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bart (450)

Journal of bart (450)

Tuesday June 05, 2007
03:56 PM

Linus Torvalds on version control systems

Two days ago, I watched the video of Linus Torvalds' talk about GIT versus other version control systems at Google. It's 67 minutes long, but definitely interesting.

I think I must have checked out almost every freely available source control system last autumn, and in the end, I liked none. Linus seems to have the same sentiment: the most important aspect about a version control system, to me, is easy branching and merging. Otherwise, it's just a glorified archive, merely enhanced with a diff view on the history. There's one of these systems that doesn't even do merge. If you want it, you need a third party tool.

Now, where we differ in opinion is on his insistence that the system must be distributed. He is a huge scale developer, keeping a repository of the entire Linux kernel, with thousands of contributors, while I'm just a small time developer. What I want it for is for maintenance of some CPAN modules and at work, there's only the three of us, so in theory, a central repository would work just as well.

But even for CPAN modules, you can easily consider my personal repository, the one that eventually gets posted on CPAN, and the code from people who fix bugs and submit patches, as separate repositories, which I'd eventually like to be able merge easily. So even at this small scale, the benefit of using a system that is well suited for easy merging in other people's code, would be beneficial. Actually, it makes even more sense to use a distributed system for CPAN work, than for the code of us three at work.

What kills of GIT as a candidate for me, is the fact that it doesn't work on Windows. I can understand that Linus prefers to use just Linux, but I'm not fully converted, and I only use Unixy systems for server roles, not for desktop. And I'm not prepared to have to use an external Linux server just for
the source control system, that would blow most of a GIT's benefits out of the water, at least partly.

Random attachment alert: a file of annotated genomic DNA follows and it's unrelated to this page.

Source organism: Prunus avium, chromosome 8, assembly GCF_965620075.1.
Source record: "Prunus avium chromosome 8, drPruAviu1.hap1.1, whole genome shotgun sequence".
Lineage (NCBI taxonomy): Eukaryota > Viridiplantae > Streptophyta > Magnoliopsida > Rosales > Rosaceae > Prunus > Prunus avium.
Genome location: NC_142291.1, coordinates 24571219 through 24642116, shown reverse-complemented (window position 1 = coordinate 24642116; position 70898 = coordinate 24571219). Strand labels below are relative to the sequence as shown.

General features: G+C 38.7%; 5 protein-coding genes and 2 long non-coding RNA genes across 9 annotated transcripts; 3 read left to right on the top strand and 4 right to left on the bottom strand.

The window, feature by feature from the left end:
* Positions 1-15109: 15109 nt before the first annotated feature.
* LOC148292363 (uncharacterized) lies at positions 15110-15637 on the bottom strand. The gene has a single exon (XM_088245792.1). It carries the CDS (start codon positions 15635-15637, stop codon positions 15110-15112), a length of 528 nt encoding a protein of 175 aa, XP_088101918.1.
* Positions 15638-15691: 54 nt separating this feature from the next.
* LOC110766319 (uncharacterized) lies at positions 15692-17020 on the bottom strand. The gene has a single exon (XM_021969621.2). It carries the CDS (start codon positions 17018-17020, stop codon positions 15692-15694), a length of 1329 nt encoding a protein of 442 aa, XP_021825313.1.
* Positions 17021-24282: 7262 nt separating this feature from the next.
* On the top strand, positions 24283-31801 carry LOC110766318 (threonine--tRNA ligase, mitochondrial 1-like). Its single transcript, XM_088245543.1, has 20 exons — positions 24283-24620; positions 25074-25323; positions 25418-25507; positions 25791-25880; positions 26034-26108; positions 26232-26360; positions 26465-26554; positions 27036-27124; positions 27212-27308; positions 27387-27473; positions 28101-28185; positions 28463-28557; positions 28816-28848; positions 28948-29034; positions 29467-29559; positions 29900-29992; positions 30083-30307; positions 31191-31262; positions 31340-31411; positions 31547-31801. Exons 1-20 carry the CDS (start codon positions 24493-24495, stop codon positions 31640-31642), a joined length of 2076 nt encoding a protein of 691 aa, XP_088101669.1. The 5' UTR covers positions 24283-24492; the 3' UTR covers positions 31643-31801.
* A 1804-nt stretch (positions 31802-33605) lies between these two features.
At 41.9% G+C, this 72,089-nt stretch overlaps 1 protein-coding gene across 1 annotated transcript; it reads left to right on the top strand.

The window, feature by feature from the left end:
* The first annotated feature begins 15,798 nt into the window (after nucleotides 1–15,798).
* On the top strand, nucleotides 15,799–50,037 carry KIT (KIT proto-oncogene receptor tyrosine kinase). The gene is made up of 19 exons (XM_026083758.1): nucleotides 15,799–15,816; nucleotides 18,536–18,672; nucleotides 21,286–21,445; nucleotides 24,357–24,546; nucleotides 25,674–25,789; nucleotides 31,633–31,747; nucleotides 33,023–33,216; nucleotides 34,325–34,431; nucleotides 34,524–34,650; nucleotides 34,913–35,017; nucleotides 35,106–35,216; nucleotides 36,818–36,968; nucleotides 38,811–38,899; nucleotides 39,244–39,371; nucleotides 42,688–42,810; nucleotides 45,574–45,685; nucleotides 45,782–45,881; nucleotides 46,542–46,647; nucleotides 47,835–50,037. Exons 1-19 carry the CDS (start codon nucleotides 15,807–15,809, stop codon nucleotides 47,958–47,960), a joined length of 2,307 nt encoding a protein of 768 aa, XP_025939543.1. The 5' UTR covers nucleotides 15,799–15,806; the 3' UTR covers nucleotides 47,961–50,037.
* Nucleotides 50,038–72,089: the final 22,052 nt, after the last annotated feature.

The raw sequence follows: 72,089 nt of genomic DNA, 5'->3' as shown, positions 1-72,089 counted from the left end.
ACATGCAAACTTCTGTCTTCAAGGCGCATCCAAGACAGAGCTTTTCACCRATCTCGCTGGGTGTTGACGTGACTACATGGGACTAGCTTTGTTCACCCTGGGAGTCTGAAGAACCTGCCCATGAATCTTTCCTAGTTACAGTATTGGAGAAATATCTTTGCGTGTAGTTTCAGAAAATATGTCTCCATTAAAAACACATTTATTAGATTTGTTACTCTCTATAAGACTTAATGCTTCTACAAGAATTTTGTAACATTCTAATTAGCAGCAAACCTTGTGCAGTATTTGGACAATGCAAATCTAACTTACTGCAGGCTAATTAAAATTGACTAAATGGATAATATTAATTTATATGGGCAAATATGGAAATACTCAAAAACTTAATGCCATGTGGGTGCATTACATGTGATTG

So I'm left in limbo. Linus' only other recommendation to look at is Mercurial. I remember trying it out, and it didn't work too well on Windows. Neither did most of the other things I tried, BTW.

Thursday May 31, 2007
04:38 PM

"Nice in theory": curried templates

Some time ago, I had a wild idea. I have no idea how to implement it, so I'm just going to describe how it could be here, hoping that someone will get inspired by the idea and run with it, implement it, and hopefully in Perl. It sounds to me like it might actually be very nifty. So let me explain the concept.

In functional languages, there's an often tauted feature called curried functions. Most "normal" languages have user defined functions, which expect a particular set of parameters to work, and if you fail to pass them all, it'll just barf. Other languages just fill in defaults for the missing values.

Other people thought they might be able to make it do something more useful instead, and they implemented "curried functions" in some of the so-called "functional languages", or as I could call them: "partially executed functions". A function, without the need for the programmer who wrote it to have to do anything extra, can take fewer parameters than required, fill them in, and return a function instead of a plain result, that to execute, simply requires the passing in of the rest of the parameters. Pass in all required parameters, and you get the final function value.

Move over to templates. Templates are a lot like functions, where the template is the function, the values to fill in are the function parameters, and the final (string) output is the function value.

Many dynamic websites depend on templates for the layout for their pages, complemented with code for the logic. But most often, going from template to page is a single step: you need to provide all the values for the variables to produce usable output.

It's quite common that these websites, when they do get to produce the final webpage (or a part of a webpage, a "pagelet", typically a rectangular area), to store it in a cache (memory), so that next time, as long as the data doesn't change, they don't have to regenerate the pagelet again on ever page load. Instead, it fetches it from the pagelet cache.

If one value can't be filled in, then you can't cache the pagelet. You have to produce it at the end, when the final webpage is built.